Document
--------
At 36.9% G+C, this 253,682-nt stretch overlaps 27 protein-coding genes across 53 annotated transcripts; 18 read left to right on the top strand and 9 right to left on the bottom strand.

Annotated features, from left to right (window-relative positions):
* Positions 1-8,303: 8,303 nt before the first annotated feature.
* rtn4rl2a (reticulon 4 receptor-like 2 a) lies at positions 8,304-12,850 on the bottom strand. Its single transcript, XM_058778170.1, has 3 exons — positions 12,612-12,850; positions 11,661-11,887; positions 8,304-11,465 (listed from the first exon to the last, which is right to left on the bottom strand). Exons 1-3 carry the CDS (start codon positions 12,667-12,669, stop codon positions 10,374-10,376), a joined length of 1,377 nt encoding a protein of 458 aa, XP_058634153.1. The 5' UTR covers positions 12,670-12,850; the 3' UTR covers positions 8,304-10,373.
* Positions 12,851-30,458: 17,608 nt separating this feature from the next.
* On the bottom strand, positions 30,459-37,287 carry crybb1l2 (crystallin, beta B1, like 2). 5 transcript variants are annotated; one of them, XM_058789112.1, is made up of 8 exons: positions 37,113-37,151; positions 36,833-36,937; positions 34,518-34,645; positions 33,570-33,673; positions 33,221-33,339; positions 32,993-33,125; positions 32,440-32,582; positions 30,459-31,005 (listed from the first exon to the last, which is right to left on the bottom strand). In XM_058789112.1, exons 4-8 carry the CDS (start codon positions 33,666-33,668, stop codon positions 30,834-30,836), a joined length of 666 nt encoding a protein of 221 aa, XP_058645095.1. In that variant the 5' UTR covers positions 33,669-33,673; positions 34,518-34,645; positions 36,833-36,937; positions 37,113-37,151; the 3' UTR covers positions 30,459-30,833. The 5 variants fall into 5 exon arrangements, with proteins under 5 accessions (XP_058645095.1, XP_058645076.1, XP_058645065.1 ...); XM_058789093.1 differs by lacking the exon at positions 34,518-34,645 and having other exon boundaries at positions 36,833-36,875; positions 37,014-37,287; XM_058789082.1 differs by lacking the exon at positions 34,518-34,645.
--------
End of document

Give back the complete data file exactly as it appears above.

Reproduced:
At 36.9% G+C, this 253,682-nt stretch overlaps 27 protein-coding genes across 53 annotated transcripts; 18 read left to right on the top strand and 9 right to left on the bottom strand.

Annotated features, from left to right (window-relative positions):
* Positions 1-8,303: 8,303 nt before the first annotated feature.
* rtn4rl2a (reticulon 4 receptor-like 2 a) lies at positions 8,304-12,850 on the bottom strand. Its single transcript, XM_058778170.1, has 3 exons — positions 12,612-12,850; positions 11,661-11,887; positions 8,304-11,465 (listed from the first exon to the last, which is right to left on the bottom strand). Exons 1-3 carry the CDS (start codon positions 12,667-12,669, stop codon positions 10,374-10,376), a joined length of 1,377 nt encoding a protein of 458 aa, XP_058634153.1. The 5' UTR covers positions 12,670-12,850; the 3' UTR covers positions 8,304-10,373.
* Positions 12,851-30,458: 17,608 nt separating this feature from the next.
* On the bottom strand, positions 30,459-37,287 carry crybb1l2 (crystallin, beta B1, like 2). 5 transcript variants are annotated; one of them, XM_058789112.1, is made up of 8 exons: positions 37,113-37,151; positions 36,833-36,937; positions 34,518-34,645; positions 33,570-33,673; positions 33,221-33,339; positions 32,993-33,125; positions 32,440-32,582; positions 30,459-31,005 (listed from the first exon to the last, which is right to left on the bottom strand). In XM_058789112.1, exons 4-8 carry the CDS (start codon positions 33,666-33,668, stop codon positions 30,834-30,836), a joined length of 666 nt encoding a protein of 221 aa, XP_058645095.1. In that variant the 5' UTR covers positions 33,669-33,673; positions 34,518-34,645; positions 36,833-36,937; positions 37,113-37,151; the 3' UTR covers positions 30,459-30,833. The 5 variants fall into 5 exon arrangements, with proteins under 5 accessions (XP_058645095.1, XP_058645076.1, XP_058645065.1 ...); XM_058789093.1 differs by lacking the exon at positions 34,518-34,645 and having other exon boundaries at positions 36,833-36,875; positions 37,014-37,287; XM_058789082.1 differs by lacking the exon at positions 34,518-34,645.